Australia, from Port Macquarie to Moreton Bay/Preface

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In consequence of the unexampled depression which has now for so long a time paralysed the colony of New South Wales, in common with the other Australian settlements, and the melancholy truth that few occupations can now be profitably carried on there; many persons in England have arrived at the conclusion that the state of Australia is quite hopeless.

Having made a visit to my native country, after a residence of five years in New South Wales, during which time I had been engaged, either in surveying for the Government a district beyond the limits of location, in the north-eastern part of the territory, or in farming pursuits, I found that many of my friends, who took an interest in the colony, were very desirous of knowing whether there was any truth in the statement, that the natural resources of that part of Australia, were not of a nature to admit of the colonists advantageously competing with other countries, in any one article of production.

As this notion seemed to be very prevalent among those who have suffered from their connection with New South Wales, I have been induced to write the following pages during my limited stay in England, in the hope that they might not prove altogether useless to those persons who desire to know the present state of that colony, and how far her natural resources will be henceforth available for the production of articles of export.

As the north-eastern part of the territory of New South Wales, from Port Macquarie northward, as far as the country has been explored past Moreton Bay, is of a very different character to the other parts of the colony, with regard to its geological structure, soil, vegetable productions, and climate, I have given a description of it; partly with a view of shewing its adaptation for the culture of many of the productions of tropical countries, and partly to endeavour to rectify the prevailing opinion of many persons, that all parts of New Holland are distinguished by a scantiness of vegetation, and aridity of soil, exceeding that in any other country.

The only central part of New South Wales, which bears any resemblance to the north-eastern part of the territory, is the isolated district of Illawarra, which has always astonished those who have visited it, by the wonderful luxuriance and tropical aspect of its vegetation. The cause of this unusual aspect is entirely attributable to the vicinity of high ranges near the coast, and their peculiar geological formation. The rich soil, covered by luxuriant jungles, of the north-eastern part of the territory, is also more owing to analogous causes, than to the warmer climate. Although the dense vegetation which covers the rich soil in this part of the colony, entirely precludes all possibility of its ever being made use of for the ordinary colonial productions, yet the time might arrive, in some future generation, when much of this kind of land might be checquered with plantations of rice, tobacco, indigo, cotton, sugar-cane, and mulberry trees.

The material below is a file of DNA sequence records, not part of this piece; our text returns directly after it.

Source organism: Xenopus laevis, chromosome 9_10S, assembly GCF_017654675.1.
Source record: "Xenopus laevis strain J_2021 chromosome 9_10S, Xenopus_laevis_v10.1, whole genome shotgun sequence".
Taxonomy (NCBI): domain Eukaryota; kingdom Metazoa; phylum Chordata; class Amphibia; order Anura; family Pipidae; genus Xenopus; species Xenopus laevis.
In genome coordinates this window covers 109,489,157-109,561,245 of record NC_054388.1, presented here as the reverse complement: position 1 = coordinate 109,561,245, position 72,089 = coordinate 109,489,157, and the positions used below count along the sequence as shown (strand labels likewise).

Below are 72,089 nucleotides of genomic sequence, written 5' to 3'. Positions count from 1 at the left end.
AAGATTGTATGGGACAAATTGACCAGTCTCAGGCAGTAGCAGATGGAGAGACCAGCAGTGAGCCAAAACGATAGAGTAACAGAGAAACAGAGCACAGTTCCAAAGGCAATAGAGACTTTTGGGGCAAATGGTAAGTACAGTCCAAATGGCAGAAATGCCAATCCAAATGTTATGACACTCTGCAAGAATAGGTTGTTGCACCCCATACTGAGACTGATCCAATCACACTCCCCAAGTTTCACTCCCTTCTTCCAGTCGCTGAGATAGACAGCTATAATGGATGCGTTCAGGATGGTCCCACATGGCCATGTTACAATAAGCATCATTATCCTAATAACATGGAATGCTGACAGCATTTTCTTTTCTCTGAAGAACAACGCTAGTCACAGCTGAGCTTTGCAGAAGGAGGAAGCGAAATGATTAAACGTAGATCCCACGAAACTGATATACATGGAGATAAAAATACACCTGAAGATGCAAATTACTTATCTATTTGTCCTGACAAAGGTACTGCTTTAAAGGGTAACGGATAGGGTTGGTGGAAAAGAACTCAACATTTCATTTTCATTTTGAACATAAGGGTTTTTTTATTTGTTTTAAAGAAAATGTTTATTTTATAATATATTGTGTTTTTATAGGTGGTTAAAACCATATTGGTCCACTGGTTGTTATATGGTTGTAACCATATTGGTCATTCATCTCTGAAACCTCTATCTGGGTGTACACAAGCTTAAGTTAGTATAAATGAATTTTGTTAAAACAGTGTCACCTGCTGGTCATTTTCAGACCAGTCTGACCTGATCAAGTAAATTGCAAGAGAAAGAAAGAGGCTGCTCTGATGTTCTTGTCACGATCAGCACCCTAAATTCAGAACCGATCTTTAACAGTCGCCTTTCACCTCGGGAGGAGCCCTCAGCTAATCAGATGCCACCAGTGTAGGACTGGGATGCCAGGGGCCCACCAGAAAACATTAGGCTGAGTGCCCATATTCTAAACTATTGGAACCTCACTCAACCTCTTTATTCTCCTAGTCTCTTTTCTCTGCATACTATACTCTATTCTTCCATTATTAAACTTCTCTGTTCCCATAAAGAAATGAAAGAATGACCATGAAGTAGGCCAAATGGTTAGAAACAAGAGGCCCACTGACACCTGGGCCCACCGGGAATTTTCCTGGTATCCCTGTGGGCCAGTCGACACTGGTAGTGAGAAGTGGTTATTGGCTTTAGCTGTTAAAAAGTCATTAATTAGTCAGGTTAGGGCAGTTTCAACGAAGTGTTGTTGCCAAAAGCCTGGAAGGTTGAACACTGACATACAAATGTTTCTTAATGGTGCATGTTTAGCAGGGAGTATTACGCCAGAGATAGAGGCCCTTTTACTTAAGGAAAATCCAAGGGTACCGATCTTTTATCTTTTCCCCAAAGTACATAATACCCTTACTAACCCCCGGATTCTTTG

I have divided this work into four parts. The first contains a description of the MacLeay river, and two smaller rivers, between that stream and the Clarence; these rivers being included in the district I was ordered to survey, I have been rather prolix in my details concerning the geological formation of the surrounding country, and its influence on the climate, soil, indigenous vegetation, and objects of culture, which I was able to see displayed, as I possessed a share in a station on the banks of the MacLeay, where we successfully cultivated a large tract of land for some years.

In the second part, I have described the river Hastings, and the Port Macquarie district, the Clarence, Richmond, and Tweed rivers, and the country in the vicinity of Moreton Bay and the Brisbane river.

The third part contains an inquiry into the causes of the depression, and monetary panic, which have so long afflicted the colony of New South Wales. I have also examined whether any future profit will attend the investment of capital in flocks and herds, when considered as only valuable for the exportable articles of tallow, wool, or hides; and have annexed some calculations on the subject. Agriculture, carried on for the production of wheat, maize, &c.—and the cultivation of the vine, with a view to the production of wine and brandy, are next analysed in the same manner, in order to ascertain whether these occupations can be profitably carried on with a view to the exportation of their products, independent of any colonial demand for them.

The last part contains a few desultory observations on Australian field-sports, and the incidents of a bush life, with anecdotes of the Aborigines, &c. &c.

In offering to the public this work, which will not be published until I am again traversing the ocean on my return to Sydney, I must crave the reader's indulgence for the defects which it may contain; for being engaged in many other affairs during my limited stay in England, I have not been able to find time to render it as complete as I could have wished.